The Great Dane is a
unique dog because of its incredible size. However,
do not let this fool you if considering this breed.
After all, the Great Dane is also a very gentle and
loving breed. With the proper breeding and basic
obedience training, the Great Dane makes a wonderful
family pet. This breed is loyal to the owner and
naturally protective of family members. To help in
understanding this gentle giant, we have gathered
ten common questions and provided answers for each.
1. Where did this huge breed come from?
The Great Dane actually has no real connection to
Denmark. It is an ancient breed, showing up in
records thousands of years ago. Germany, Greece,
parts of Spain, and Italy are realistic places when
searching for the roots of the Great Dane. The breed
is the result of crossing mastiff-type dogs with
2. Is this large dog
good for a family pet?
In most cases, the Great Dane makes a wonderful
family pet. It is a naturally gentle breed and does
quite well with children. With this and all breeds,
you always want to buy a puppy from a good breeder,
one that has provided puppies with a healthy and
loving start. The best Great Dane for a family pet
should have basic obedience training, making it
comfortable around people from the beginning.
3. How big does the Great Dane get?
The Great Dane stands up to three feet tall at the
shoulder (females are slightly shorter). In
addition, male Great Danes often weigh 150 to 175
pounds, with the female weighing a few pounds less,
up to 130 or 140 pounds.
4. Is the Great Dane a good inside dog or a
better outside dog?
The Great Dane is an inside dog that does very well
in a home. However, remember, this is a large breed
so it needs adequate room. In addition, this breed
needs daily exercise to stretch its legs and work
off some energy. Remember, you should never leave
your pet tied or chained outside. Additionally, the
Great Dane should not be left alone and unsupervised
for long periods, due to boredom potential.
5. Should I be concerned with poorly bred Great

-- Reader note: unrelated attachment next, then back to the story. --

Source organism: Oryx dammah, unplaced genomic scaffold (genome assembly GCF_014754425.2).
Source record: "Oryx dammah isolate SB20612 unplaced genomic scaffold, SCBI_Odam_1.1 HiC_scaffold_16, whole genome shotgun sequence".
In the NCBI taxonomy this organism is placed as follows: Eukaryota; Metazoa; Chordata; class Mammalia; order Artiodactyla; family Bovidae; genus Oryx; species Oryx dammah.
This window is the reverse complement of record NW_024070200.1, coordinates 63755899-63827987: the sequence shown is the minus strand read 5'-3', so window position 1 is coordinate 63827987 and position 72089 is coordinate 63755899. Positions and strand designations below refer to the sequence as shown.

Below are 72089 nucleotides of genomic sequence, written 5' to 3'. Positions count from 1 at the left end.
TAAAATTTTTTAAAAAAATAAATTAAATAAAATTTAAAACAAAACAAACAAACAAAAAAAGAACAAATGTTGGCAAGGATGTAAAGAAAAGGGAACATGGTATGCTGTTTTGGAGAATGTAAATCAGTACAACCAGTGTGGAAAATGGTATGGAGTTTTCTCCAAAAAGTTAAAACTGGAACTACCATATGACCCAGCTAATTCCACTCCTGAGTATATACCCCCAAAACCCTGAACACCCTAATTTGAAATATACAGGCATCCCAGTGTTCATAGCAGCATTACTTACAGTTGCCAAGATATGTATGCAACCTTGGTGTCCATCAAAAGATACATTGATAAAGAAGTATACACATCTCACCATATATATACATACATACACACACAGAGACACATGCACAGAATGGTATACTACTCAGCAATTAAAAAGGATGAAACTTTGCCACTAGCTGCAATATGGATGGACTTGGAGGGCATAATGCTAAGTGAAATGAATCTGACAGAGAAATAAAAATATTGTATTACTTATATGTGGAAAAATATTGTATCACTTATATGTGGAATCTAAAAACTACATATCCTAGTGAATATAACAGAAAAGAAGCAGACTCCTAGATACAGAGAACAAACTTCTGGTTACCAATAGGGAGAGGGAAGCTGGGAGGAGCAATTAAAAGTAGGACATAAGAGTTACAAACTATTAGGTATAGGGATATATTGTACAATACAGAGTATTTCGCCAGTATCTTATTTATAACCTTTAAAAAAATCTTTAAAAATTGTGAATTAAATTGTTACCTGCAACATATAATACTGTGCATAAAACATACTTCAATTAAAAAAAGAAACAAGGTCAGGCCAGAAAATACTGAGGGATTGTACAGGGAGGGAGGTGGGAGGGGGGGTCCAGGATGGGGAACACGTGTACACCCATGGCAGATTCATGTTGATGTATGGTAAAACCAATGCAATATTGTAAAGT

The popularity of unusual dogs, such as the giant
Great Dane, has led to some indiscriminate breeding
by individuals just wanting to make money from
selling. You should only work with a top-quality,
reputable breeder who spends the time and money to
make sure the puppies and breeding stock are the
best around. A good breeder would be open to
questions, as well as asking you questions.
6. Is the Great Dane difficult to groom?
The Great Dane does not need extensive grooming.
Typically, regular brushing and combing of the short
coat should be sufficient, along with an occasional
dry shampoo. By providing this breed with regular
grooming, you would only need to experience bath
time about once a month.
7. What is the best way to potty train my Great
For most dogs, we recommend crate training, which
provides the dog a safe haven. In addition, the
crate serves as a den, something in which the dog
would naturally want to keep clean. Just make sure
to take the dog out early in the morning and again
in the evening. Of course, your Great Dane should be
outside for exercise as much as possible. As with
any dog and potty training, be patient, loving,
firm, and never harsh.
8. Do Great Danes get along well with other dogs?
This breed does well with other dogs, but a good
start in socialization as a puppy is necessary. Some
individual Great Danes are aggressive toward other
dogs, especially those of the same sex. However, a
breeder who has taken time to socialize the puppies
with other dogs means a much better chance of having
an adult Great Dane that does great with animals
9. How long does the Great Dane live?
Like many very large dogs, the Great Dane does not
live an exceptionally long life. With proper diet,
regular exercise, and scheduled visits to the
veterinarian, you would expect this dog to live 10
to 12 years.
10. What health problems should I watch for in my
They can be prone to hip dysplasia, but you should
clear this question with your breeder before you
purchase your puppy. Large dogs can be affected by
bloat or stomach distortion, a condition that
sometimes stems from eating large amounts of food
too fast. Feeding the Great Dane multiple times
during the day may be a good idea. Watch for heart
problems as well with this large breed.